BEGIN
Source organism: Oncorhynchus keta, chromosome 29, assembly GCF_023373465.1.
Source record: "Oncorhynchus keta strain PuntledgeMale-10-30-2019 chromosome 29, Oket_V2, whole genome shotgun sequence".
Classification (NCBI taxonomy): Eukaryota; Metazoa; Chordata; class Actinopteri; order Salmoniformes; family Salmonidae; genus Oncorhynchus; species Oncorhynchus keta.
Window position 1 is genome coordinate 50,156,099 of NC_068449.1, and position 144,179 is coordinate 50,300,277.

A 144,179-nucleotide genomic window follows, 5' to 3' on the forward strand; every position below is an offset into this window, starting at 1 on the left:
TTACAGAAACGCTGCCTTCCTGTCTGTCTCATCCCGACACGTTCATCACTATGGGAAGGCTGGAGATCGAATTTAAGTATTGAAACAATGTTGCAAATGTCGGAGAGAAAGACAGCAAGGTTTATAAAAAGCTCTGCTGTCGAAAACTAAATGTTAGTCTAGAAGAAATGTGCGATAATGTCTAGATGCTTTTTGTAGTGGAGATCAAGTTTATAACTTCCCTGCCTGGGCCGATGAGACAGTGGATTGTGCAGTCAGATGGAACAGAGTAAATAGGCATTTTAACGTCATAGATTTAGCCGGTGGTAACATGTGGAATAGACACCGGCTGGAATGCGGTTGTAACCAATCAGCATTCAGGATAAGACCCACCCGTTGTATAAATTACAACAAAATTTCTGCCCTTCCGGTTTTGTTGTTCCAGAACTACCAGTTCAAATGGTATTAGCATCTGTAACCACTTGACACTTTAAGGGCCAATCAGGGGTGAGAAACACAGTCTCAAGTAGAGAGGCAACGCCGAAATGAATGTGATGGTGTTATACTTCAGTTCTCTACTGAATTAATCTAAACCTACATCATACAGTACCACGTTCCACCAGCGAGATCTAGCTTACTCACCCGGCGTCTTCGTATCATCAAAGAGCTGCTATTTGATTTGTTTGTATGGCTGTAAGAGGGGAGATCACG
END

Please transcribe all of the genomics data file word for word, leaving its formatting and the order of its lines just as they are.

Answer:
Source organism: Oncorhynchus keta, chromosome 29, assembly GCF_023373465.1.
Source record: "Oncorhynchus keta strain PuntledgeMale-10-30-2019 chromosome 29, Oket_V2, whole genome shotgun sequence".
Classification (NCBI taxonomy): Eukaryota; Metazoa; Chordata; class Actinopteri; order Salmoniformes; family Salmonidae; genus Oncorhynchus; species Oncorhynchus keta.
Window position 1 is genome coordinate 50,156,099 of NC_068449.1, and position 144,179 is coordinate 50,300,277.

A 144,179-nucleotide genomic window follows, 5' to 3' on the forward strand; every position below is an offset into this window, starting at 1 on the left:
TTACAGAAACGCTGCCTTCCTGTCTGTCTCATCCCGACACGTTCATCACTATGGGAAGGCTGGAGATCGAATTTAAGTATTGAAACAATGTTGCAAATGTCGGAGAGAAAGACAGCAAGGTTTATAAAAAGCTCTGCTGTCGAAAACTAAATGTTAGTCTAGAAGAAATGTGCGATAATGTCTAGATGCTTTTTGTAGTGGAGATCAAGTTTATAACTTCCCTGCCTGGGCCGATGAGACAGTGGATTGTGCAGTCAGATGGAACAGAGTAAATAGGCATTTTAACGTCATAGATTTAGCCGGTGGTAACATGTGGAATAGACACCGGCTGGAATGCGGTTGTAACCAATCAGCATTCAGGATAAGACCCACCCGTTGTATAAATTACAACAAAATTTCTGCCCTTCCGGTTTTGTTGTTCCAGAACTACCAGTTCAAATGGTATTAGCATCTGTAACCACTTGACACTTTAAGGGCCAATCAGGGGTGAGAAACACAGTCTCAAGTAGAGAGGCAACGCCGAAATGAATGTGATGGTGTTATACTTCAGTTCTCTACTGAATTAATCTAAACCTACATCATACAGTACCACGTTCCACCAGCGAGATCTAGCTTACTCACCCGGCGTCTTCGTATCATCAAAGAGCTGCTATTTGATTTGTTTGTATGGCTGTAAGAGGGGAGATCACG